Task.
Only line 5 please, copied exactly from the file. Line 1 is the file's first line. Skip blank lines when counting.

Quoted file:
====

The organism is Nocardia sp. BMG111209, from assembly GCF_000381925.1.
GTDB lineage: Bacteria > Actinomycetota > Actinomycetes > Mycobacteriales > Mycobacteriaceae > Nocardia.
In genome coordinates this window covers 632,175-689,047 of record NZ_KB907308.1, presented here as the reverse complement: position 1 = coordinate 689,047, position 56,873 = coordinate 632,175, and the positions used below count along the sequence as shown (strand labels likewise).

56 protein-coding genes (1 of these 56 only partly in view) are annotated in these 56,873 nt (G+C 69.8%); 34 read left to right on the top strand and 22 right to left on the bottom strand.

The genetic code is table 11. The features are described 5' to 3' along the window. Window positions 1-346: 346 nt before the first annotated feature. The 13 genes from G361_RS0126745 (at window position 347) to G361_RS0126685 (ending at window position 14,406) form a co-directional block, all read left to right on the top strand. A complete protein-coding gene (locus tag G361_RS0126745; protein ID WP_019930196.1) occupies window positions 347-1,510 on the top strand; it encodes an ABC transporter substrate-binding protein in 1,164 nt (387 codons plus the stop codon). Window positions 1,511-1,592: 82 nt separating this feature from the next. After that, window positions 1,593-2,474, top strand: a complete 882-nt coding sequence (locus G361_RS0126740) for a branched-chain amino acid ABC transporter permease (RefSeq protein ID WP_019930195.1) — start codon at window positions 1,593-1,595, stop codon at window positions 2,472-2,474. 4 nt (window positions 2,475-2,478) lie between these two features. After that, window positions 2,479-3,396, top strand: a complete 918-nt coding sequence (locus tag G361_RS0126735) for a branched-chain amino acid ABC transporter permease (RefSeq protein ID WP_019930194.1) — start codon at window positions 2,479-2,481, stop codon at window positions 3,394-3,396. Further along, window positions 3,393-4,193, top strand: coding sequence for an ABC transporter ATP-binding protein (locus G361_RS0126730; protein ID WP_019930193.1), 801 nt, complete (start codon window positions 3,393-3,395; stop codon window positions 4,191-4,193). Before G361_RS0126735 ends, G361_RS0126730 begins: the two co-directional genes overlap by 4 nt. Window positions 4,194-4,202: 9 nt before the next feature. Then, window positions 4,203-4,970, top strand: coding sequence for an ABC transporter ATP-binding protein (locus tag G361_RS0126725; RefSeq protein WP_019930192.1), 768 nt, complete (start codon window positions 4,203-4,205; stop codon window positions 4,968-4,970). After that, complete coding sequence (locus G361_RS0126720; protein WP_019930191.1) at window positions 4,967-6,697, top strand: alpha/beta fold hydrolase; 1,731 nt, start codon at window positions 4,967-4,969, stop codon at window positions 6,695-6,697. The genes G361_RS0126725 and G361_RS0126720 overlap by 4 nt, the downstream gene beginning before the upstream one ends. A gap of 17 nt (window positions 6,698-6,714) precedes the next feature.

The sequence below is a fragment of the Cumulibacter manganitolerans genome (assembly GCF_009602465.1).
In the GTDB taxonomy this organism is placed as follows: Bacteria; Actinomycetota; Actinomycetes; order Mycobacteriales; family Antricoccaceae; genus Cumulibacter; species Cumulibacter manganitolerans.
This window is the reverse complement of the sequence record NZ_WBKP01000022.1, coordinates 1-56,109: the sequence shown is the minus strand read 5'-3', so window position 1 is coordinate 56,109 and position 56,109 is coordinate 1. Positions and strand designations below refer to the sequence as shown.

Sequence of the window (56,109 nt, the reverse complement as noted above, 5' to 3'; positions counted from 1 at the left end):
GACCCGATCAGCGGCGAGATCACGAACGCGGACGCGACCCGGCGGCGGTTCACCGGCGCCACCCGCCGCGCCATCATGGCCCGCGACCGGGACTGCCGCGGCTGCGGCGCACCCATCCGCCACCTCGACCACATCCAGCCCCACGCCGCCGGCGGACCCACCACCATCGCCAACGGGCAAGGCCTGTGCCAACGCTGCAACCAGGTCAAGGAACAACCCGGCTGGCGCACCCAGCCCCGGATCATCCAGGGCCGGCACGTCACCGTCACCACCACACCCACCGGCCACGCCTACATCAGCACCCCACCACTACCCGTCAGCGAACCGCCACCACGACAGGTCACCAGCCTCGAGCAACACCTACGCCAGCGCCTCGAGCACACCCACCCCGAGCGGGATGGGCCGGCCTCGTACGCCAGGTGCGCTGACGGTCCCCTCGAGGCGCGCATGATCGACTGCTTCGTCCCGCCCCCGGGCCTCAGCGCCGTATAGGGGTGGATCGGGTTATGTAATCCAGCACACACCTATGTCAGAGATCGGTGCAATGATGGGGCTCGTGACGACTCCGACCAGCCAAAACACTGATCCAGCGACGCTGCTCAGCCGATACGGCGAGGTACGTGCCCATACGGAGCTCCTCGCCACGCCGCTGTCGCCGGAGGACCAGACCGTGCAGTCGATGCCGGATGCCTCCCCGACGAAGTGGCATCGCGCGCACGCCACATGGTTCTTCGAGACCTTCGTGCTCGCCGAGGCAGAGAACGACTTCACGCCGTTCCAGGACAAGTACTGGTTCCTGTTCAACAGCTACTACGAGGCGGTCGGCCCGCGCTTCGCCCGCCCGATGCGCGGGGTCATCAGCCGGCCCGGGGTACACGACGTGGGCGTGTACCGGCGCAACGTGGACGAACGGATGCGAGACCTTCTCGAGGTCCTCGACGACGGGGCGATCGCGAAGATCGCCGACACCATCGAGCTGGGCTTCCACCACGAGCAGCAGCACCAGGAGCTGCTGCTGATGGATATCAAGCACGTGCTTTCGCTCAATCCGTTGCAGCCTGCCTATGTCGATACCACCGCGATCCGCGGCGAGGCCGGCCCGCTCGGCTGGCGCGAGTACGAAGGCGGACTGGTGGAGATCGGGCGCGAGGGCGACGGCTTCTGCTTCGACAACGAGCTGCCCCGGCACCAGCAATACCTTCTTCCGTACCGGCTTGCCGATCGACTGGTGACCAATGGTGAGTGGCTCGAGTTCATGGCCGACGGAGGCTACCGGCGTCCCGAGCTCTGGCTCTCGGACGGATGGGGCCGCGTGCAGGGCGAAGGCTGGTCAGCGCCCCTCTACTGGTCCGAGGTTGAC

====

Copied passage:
The genetic code is table 11. The features are described 5' to 3' along the window. Window positions 1-346: 346 nt before the first annotated feature. The 13 genes from G361_RS0126745 (at window position 347) to G361_RS0126685 (ending at window position 14,406) form a co-directional block, all read left to right on the top strand. A complete protein-coding gene (locus tag G361_RS0126745; protein ID WP_019930196.1) occupies window positions 347-1,510 on the top strand; it encodes an ABC transporter substrate-binding protein in 1,164 nt (387 codons plus the stop codon). Window positions 1,511-1,592: 82 nt separating this feature from the next. After that, window positions 1,593-2,474, top strand: a complete 882-nt coding sequence (locus G361_RS0126740) for a branched-chain amino acid ABC transporter permease (RefSeq protein ID WP_019930195.1) — start codon at window positions 1,593-1,595, stop codon at window positions 2,472-2,474. 4 nt (window positions 2,475-2,478) lie between these two features. After that, window positions 2,479-3,396, top strand: a complete 918-nt coding sequence (locus tag G361_RS0126735) for a branched-chain amino acid ABC transporter permease (RefSeq protein ID WP_019930194.1) — start codon at window positions 2,479-2,481, stop codon at window positions 3,394-3,396. Further along, window positions 3,393-4,193, top strand: coding sequence for an ABC transporter ATP-binding protein (locus G361_RS0126730; protein ID WP_019930193.1), 801 nt, complete (start codon window positions 3,393-3,395; stop codon window positions 4,191-4,193). Before G361_RS0126735 ends, G361_RS0126730 begins: the two co-directional genes overlap by 4 nt. Window positions 4,194-4,202: 9 nt before the next feature. Then, window positions 4,203-4,970, top strand: coding sequence for an ABC transporter ATP-binding protein (locus tag G361_RS0126725; RefSeq protein WP_019930192.1), 768 nt, complete (start codon window positions 4,203-4,205; stop codon window positions 4,968-4,970). After that, complete coding sequence (locus G361_RS0126720; protein WP_019930191.1) at window positions 4,967-6,697, top strand: alpha/beta fold hydrolase; 1,731 nt, start codon at window positions 4,967-4,969, stop codon at window positions 6,695-6,697. The genes G361_RS0126725 and G361_RS0126720 overlap by 4 nt, the downstream gene beginning before the upstream one ends. A gap of 17 nt (window positions 6,698-6,714) precedes the next feature.